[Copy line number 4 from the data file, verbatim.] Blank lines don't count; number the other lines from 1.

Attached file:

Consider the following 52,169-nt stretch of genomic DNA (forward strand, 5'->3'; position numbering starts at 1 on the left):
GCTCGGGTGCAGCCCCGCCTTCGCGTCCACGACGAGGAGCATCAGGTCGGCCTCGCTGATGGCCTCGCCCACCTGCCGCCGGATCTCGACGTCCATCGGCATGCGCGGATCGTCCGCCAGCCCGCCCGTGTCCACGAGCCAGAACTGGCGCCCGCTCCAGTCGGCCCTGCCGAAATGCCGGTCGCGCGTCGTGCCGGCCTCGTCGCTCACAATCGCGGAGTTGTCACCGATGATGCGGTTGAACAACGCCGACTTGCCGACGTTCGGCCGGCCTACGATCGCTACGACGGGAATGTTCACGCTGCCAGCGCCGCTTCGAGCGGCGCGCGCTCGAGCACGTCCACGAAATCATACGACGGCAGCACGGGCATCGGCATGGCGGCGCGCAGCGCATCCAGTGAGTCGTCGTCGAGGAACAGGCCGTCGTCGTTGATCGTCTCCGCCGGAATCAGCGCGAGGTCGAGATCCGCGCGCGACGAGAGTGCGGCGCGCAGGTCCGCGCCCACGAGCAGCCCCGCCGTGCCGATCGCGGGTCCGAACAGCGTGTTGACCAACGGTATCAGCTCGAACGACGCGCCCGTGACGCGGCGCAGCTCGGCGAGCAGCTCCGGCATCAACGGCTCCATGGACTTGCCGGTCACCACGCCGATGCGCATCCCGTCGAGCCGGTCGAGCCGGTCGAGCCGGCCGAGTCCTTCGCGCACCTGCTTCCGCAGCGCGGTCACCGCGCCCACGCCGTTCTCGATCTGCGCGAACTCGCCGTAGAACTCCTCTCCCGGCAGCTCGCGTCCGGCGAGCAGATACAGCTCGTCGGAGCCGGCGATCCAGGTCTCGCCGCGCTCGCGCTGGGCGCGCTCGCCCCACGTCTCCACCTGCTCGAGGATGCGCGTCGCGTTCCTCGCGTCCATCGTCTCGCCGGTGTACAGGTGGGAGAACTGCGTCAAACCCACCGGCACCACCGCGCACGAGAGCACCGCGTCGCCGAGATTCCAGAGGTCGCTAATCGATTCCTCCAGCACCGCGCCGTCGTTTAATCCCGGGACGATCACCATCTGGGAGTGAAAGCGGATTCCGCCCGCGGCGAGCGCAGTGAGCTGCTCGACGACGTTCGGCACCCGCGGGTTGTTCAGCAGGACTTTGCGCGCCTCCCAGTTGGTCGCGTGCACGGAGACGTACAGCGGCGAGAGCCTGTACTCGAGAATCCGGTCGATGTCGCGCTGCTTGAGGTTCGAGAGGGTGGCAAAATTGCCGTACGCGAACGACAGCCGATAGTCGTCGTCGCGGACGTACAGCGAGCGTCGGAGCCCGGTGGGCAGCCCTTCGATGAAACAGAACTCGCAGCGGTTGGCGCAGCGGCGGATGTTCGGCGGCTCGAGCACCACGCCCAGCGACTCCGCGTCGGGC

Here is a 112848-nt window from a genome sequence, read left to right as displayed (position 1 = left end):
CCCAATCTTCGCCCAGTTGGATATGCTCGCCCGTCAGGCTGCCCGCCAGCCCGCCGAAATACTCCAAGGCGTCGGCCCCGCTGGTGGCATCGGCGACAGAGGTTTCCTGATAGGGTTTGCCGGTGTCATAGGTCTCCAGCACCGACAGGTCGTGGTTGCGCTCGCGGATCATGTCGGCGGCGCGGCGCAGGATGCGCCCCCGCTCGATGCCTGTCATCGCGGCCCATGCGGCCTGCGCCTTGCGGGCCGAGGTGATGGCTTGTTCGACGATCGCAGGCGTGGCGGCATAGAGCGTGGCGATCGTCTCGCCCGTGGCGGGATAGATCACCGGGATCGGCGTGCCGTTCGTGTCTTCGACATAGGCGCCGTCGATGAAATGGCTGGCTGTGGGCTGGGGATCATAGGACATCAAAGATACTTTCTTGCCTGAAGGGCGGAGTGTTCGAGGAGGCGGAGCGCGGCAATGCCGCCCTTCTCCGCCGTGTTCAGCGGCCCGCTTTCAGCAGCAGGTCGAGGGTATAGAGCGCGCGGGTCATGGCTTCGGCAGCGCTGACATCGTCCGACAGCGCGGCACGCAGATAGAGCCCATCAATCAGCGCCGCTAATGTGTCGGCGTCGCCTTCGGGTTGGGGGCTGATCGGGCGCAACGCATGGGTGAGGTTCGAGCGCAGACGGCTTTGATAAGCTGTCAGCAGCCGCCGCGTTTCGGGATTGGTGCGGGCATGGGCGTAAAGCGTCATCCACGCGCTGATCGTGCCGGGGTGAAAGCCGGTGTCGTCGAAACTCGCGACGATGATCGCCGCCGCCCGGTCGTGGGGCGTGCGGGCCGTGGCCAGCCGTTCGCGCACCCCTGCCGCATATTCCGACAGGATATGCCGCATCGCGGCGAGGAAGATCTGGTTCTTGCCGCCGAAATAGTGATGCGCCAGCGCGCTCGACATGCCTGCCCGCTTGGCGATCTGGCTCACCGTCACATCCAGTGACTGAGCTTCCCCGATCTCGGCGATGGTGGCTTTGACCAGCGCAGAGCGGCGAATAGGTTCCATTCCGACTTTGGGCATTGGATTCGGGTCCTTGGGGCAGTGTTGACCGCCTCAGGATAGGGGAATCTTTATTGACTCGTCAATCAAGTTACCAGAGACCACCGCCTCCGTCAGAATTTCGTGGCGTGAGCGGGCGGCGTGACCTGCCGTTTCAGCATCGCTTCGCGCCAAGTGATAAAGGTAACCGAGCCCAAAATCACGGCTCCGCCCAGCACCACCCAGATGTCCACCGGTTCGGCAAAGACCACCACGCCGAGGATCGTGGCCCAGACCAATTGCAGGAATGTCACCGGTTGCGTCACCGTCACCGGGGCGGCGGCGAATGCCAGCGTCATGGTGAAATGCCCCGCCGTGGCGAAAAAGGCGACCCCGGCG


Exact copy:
CCCAATCTTCGCCCAGTTGGATATGCTCGCCCGTCAGGCTGCCCGCCAGCCCGCCGAAATACTCCAAGGCGTCGGCCCCGCTGGTGGCATCGGCGACAGAGGTTTCCTGATAGGGTTTGCCGGTGTCATAGGTCTCCAGCACCGACAGGTCGTGGTTGCGCTCGCGGATCATGTCGGCGGCGCGGCGCAGGATGCGCCCCCGCTCGATGCCTGTCATCGCGGCCCATGCGGCCTGCGCCTTGCGGGCCGAGGTGATGGCTTGTTCGACGATCGCAGGCGTGGCGGCATAGAGCGTGGCGATCGTCTCGCCCGTGGCGGGATAGATCACCGGGATCGGCGTGCCGTTCGTGTCTTCGACATAGGCGCCGTCGATGAAATGGCTGGCTGTGGGCTGGGGATCATAGGACATCAAAGATACTTTCTTGCCTGAAGGGCGGAGTGTTCGAGGAGGCGGAGCGCGGCAATGCCGCCCTTCTCCGCCGTGTTCAGCGGCCCGCTTTCAGCAGCAGGTCGAGGGTATAGAGCGCGCGGGTCATGGCTTCGGCAGCGCTGACATCGTCCGACAGCGCGGCACGCAGATAGAGCCCATCAATCAGCGCCGCTAATGTGTCGGCGTCGCCTTCGGGTTGGGGGCTGATCGGGCGCAACGCATGGGTGAGGTTCGAGCGCAGACGGCTTTGATAAGCTGTCAGCAGCCGCCGCGTTTCGGGATTGGTGCGGGCATGGGCGTAAAGCGTCATCCACGCGCTGATCGTGCCGGGGTGAAAGCCGGTGTCGTCGAAACTCGCGACGATGATCGCCGCCGCCCGGTCGTGGGGCGTGCGGGCCGTGGCCAGCCGTTCGCGCACCCCTGCCGCATATTCCGACAGGATATGCCGCATCGCGGCGAGGAAGATCTGGTTCTTGCCGCCGAAATAGTGATGCGCCAGCGCGCTCGACATGCCTGCCCGCTTGGCGATCTGGCTCACCGTCACATCCAGTGACTGAGCTTCCCCGATCTCGGCGATGGTGGCTTTGACCAGCGCAGAGCGGCGAATAGGTTCCATTCCGACTTTGGGCATTGGATTCGGGTCCTTGGGGCAGTGTTGACCGCCTCAGGATAGGGGAATCTTTATTGACTCGTCAATCAAGTTACCAGAGACCACCGCCTCCGTCAGAATTTCGTGGCGTGAGCGGGCGGCGTGACCTGCCGTTTCAGCATCGCTTCGCGCCAAGTGATAAAGGTAACCGAGCCCAAAATCACGGCTCCGCCCAGCACCACCCAGATGTCCACCGGTTCGGCAAAGACCACCACGCCGAGGATCGTGGCCCAGACCAATTGCAGGAATGTCACCGGTTGCGTCACCGTCACCGGGGCGGCGGCGAATGCCAGCGTCATGGTGAAATGCCCCGCCGTGGCGAAAAAGGCGACCCCGGCG